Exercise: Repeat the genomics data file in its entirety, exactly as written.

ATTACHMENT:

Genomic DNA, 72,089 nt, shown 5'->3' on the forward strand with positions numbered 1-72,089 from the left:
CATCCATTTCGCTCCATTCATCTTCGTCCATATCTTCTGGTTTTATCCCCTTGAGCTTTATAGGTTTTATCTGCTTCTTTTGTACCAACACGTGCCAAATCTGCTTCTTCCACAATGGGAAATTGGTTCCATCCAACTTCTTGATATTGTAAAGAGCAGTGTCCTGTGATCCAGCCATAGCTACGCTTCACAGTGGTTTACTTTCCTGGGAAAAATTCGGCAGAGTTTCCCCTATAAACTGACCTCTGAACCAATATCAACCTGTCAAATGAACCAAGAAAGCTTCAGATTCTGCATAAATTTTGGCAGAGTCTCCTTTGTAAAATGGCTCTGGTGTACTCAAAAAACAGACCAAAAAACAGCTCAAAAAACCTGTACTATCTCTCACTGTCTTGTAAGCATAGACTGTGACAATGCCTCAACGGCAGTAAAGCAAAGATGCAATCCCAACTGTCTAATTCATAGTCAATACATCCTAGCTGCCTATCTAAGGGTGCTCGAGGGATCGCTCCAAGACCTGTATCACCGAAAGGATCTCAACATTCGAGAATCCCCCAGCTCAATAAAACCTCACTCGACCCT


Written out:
Genomic DNA, 72,089 nt, shown 5'->3' on the forward strand with positions numbered 1-72,089 from the left:
CATCCATTTCGCTCCATTCATCTTCGTCCATATCTTCTGGTTTTATCCCCTTGAGCTTTATAGGTTTTATCTGCTTCTTTTGTACCAACACGTGCCAAATCTGCTTCTTCCACAATGGGAAATTGGTTCCATCCAACTTCTTGATATTGTAAAGAGCAGTGTCCTGTGATCCAGCCATAGCTACGCTTCACAGTGGTTTACTTTCCTGGGAAAAATTCGGCAGAGTTTCCCCTATAAACTGACCTCTGAACCAATATCAACCTGTCAAATGAACCAAGAAAGCTTCAGATTCTGCATAAATTTTGGCAGAGTCTCCTTTGTAAAATGGCTCTGGTGTACTCAAAAAACAGACCAAAAAACAGCTCAAAAAACCTGTACTATCTCTCACTGTCTTGTAAGCATAGACTGTGACAATGCCTCAACGGCAGTAAAGCAAAGATGCAATCCCAACTGTCTAATTCATAGTCAATACATCCTAGCTGCCTATCTAAGGGTGCTCGAGGGATCGCTCCAAGACCTGTATCACCGAAAGGATCTCAACATTCGAGAATCCCCCAGCTCAATAAAACCTCACTCGACCCT